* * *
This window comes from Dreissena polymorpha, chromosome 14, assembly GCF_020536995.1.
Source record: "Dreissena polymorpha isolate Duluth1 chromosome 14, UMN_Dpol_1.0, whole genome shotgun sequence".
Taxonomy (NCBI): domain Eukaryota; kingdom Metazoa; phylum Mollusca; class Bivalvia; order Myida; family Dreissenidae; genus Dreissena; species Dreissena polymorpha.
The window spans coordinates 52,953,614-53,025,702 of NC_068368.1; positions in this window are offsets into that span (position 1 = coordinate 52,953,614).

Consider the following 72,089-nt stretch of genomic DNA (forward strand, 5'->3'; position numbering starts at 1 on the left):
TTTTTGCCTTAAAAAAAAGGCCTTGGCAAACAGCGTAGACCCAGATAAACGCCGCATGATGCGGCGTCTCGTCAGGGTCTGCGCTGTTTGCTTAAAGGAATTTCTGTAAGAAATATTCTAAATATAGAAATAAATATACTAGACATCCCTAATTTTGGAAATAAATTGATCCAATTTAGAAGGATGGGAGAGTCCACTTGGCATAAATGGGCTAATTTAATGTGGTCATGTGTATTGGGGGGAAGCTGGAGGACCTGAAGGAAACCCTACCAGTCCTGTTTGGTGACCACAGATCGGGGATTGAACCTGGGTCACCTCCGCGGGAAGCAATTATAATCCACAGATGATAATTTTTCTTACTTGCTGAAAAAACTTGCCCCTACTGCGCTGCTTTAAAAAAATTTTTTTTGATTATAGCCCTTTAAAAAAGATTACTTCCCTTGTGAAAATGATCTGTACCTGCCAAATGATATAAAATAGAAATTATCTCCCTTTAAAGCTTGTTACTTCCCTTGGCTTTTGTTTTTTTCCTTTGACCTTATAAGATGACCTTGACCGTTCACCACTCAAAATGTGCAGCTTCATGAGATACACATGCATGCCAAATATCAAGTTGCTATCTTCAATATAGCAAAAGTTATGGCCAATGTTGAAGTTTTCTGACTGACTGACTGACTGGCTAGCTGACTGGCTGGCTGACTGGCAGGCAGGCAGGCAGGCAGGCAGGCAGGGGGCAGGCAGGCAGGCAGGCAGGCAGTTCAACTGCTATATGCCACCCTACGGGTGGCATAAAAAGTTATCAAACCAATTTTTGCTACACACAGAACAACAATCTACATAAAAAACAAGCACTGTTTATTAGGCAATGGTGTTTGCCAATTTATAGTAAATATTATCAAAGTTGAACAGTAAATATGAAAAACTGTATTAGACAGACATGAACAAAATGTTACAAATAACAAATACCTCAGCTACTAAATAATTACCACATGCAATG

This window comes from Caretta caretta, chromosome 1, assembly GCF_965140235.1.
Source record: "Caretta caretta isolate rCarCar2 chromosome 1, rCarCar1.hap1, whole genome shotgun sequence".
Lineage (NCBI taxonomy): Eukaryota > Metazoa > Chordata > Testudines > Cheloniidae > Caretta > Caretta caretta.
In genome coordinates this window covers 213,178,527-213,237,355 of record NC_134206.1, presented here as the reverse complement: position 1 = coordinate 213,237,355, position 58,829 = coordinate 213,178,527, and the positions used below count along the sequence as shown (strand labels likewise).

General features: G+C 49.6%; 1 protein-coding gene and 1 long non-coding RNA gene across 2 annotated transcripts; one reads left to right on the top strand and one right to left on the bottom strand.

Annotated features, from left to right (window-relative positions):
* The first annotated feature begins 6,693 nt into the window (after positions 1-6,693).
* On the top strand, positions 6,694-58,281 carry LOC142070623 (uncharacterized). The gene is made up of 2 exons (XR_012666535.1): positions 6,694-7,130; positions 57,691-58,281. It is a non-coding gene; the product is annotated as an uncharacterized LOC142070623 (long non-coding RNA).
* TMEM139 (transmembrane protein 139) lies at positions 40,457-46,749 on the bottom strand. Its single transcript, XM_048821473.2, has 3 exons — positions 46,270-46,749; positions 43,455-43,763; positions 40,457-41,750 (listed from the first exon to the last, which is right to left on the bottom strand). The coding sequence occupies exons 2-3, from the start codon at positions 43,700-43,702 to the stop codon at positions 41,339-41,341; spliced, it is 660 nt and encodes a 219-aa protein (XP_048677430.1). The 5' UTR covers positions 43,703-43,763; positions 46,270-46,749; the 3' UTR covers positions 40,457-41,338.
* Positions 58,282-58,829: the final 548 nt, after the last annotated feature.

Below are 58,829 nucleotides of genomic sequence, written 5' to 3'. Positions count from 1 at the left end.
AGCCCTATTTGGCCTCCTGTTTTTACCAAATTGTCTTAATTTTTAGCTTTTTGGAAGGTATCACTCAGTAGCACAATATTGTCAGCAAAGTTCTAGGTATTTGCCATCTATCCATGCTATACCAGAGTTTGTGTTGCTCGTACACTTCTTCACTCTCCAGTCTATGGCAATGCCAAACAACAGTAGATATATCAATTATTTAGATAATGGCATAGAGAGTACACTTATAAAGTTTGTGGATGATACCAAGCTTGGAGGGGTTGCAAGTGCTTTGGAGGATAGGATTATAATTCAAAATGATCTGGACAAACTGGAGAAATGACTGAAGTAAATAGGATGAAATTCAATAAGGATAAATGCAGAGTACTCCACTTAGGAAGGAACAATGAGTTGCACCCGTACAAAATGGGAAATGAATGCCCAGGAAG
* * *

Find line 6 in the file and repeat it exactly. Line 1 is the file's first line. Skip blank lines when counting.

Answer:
TTTTTGCCTTAAAAAAAAGGCCTTGGCAAACAGCGTAGACCCAGATAAACGCCGCATGATGCGGCGTCTCGTCAGGGTCTGCGCTGTTTGCTTAAAGGAATTTCTGTAAGAAATATTCTAAATATAGAAATAAATATACTAGACATCCCTAATTTTGGAAATAAATTGATCCAATTTAGAAGGATGGGAGAGTCCACTTGGCATAAATGGGCTAATTTAATGTGGTCATGTGTATTGGGGGGAAGCTGGAGGACCTGAAGGAAACCCTACCAGTCCTGTTTGGTGACCACAGATCGGGGATTGAACCTGGGTCACCTCCGCGGGAAGCAATTATAATCCACAGATGATAATTTTTCTTACTTGCTGAAAAAACTTGCCCCTACTGCGCTGCTTTAAAAAAATTTTTTTTGATTATAGCCCTTTAAAAAAGATTACTTCCCTTGTGAAAATGATCTGTACCTGCCAAATGATATAAAATAGAAATTATCTCCCTTTAAAGCTTGTTACTTCCCTTGGCTTTTGTTTTTTTCCTTTGACCTTATAAGATGACCTTGACCGTTCACCACTCAAAATGTGCAGCTTCATGAGATACACATGCATGCCAAATATCAAGTTGCTATCTTCAATATAGCAAAAGTTATGGCCAATGTTGAAGTTTTCTGACTGACTGACTGACTGGCTAGCTGACTGGCTGGCTGACTGGCAGGCAGGCAGGCAGGCAGGCAGGCAGGGGGCAGGCAGGCAGGCAGGCAGGCAGTTCAACTGCTATATGCCACCCTACGGGTGGCATAAAAAGTTATCAAACCAATTTTTGCTACACACAGAACAACAATCTACATAAAAAACAAGCACTGTTTATTAGGCAATGGTGTTTGCCAATTTATAGTAAATATTATCAAAGTTGAACAGTAAATATGAAAAACTGTATTAGACAGACATGAACAAAATGTTACAAATAACAAATACCTCAGCTACTAAATAATTACCACATGCAATG